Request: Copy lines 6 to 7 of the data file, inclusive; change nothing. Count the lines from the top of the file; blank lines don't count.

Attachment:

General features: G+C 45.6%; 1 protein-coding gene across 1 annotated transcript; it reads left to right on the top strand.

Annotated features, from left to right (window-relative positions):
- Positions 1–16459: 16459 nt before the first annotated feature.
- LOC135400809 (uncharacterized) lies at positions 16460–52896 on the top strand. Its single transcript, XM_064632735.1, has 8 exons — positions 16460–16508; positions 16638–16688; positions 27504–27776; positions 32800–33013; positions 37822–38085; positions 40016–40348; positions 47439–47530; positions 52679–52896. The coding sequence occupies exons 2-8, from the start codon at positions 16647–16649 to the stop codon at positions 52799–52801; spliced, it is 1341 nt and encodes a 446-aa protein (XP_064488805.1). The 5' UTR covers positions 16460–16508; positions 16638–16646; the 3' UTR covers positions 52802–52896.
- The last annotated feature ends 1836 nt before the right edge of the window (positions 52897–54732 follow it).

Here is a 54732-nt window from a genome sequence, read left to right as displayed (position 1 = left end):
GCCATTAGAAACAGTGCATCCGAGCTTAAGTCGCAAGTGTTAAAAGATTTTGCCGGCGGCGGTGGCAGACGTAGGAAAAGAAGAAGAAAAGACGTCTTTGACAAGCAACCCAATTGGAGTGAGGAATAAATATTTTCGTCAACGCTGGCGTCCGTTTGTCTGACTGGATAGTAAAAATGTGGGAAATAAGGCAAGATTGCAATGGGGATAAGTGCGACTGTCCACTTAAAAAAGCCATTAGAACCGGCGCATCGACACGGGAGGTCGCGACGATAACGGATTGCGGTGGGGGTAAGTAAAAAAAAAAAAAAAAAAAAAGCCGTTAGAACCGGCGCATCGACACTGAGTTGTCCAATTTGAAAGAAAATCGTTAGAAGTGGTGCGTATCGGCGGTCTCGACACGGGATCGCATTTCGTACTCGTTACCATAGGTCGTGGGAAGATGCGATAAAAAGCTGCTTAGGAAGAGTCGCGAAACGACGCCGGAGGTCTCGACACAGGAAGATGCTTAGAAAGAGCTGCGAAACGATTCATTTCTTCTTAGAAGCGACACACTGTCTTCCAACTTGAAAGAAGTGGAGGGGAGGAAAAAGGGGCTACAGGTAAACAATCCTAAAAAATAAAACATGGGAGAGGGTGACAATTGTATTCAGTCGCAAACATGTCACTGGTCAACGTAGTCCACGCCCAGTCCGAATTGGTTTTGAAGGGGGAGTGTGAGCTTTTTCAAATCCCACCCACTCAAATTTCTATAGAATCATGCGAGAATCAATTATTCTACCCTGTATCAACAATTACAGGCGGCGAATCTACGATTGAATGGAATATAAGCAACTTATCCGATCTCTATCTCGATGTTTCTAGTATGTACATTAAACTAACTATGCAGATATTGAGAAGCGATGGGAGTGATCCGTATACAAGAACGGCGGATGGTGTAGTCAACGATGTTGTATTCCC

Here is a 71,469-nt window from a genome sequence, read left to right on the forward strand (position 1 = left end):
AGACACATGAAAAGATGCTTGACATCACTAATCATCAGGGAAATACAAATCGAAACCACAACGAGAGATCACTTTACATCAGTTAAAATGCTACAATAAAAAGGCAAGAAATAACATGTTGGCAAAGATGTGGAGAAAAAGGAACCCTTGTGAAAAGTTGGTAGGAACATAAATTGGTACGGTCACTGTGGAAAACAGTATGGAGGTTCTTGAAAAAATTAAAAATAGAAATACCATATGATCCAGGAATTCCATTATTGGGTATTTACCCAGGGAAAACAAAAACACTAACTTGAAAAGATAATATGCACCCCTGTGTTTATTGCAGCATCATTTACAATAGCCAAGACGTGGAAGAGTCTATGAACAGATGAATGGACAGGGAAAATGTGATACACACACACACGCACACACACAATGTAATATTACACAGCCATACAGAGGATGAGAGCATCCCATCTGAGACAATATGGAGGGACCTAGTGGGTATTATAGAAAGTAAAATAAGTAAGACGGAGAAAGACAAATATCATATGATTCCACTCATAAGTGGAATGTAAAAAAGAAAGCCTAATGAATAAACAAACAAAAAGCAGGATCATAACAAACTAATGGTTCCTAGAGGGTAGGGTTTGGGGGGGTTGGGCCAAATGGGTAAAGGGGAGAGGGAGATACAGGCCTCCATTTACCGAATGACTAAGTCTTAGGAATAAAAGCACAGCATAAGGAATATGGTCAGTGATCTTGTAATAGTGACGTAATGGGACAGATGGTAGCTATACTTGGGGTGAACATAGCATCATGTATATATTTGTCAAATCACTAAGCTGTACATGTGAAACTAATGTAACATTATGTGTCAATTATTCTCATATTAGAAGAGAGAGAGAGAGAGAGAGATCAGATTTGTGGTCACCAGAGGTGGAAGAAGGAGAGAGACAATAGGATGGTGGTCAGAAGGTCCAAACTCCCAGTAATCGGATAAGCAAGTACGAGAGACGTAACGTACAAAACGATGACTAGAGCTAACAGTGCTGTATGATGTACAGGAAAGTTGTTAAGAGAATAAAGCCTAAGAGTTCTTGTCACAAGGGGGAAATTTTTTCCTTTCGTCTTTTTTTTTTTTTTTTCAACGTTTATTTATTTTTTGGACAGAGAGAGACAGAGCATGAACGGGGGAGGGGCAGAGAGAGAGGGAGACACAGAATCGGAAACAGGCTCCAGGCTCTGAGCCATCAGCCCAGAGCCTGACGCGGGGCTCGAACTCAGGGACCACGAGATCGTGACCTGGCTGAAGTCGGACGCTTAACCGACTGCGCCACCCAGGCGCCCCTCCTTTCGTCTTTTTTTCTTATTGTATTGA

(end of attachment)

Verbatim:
Here is a 54732-nt window from a genome sequence, read left to right as displayed (position 1 = left end):
GCCATTAGAAACAGTGCATCCGAGCTTAAGTCGCAAGTGTTAAAAGATTTTGCCGGCGGCGGTGGCAGACGTAGGAAAAGAAGAAGAAAAGACGTCTTTGACAAGCAACCCAATTGGAGTGAGGAATAAATATTTTCGTCAACGCTGGCGTCCGTTTGTCTGACTGGATAGTAAAAATGTGGGAAATAAGGCAAGATTGCAATGGGGATAAGTGCGACTGTCCACTTAAAAAAGCCATTAGAACCGGCGCATCGACACGGGAGGTCGCGACGATAACGGATTGCGGTGGGGGTAAGTAAAAAAAAAAAAAAAAAAAAAGCCGTTAGAACCGGCGCATCGACACTGAGTTGTCCAATTTGAAAGAAAATCGTTAGAAGTGGTGCGTATCGGCGGTCTCGACACGGGATCGCATTTCGTACTCGTTACCATAGGTCGTGGGAAGATGCGATAAAAAGCTGCTTAGGAAGAGTCGCGAAACGACGCCGGAGGTCTCGACACAGGAAGATGCTTAGAAAGAGCTGCGAAACGATTCATTTCTTCTTAGAAGCGACACACTGTCTTCCAACTTGAAAGAAGTGGAGGGGAGGAAAAAGGGGCTACAGGTAAACAATCCTAAAAAATAAAACATGGGAGAGGGTGACAATTGTATTCAGTCGCAAACATGTCACTGGTCAACGTAGTCCACGCCCAGTCCGAATTGGTTTTGAAGGGGGAGTGTGAGCTTTTTCAAATCCCACCCACTCAAATTTCTATAGAATCATGCGAGAATCAATTATTCTACCCTGTATCAACAATTACAGGCGGCGAATCTACGATTGAATGGAATATAAGCAACTTATCCGATCTCTATCTCGATGTTTCTAGTATGTACATTAAACTAACTATGCAGATATTGAGAAGCGATGGGAGTGATCCGTATACAAGAACGGCGGATGGTGTAGTCAACGATGTTGTATTCCC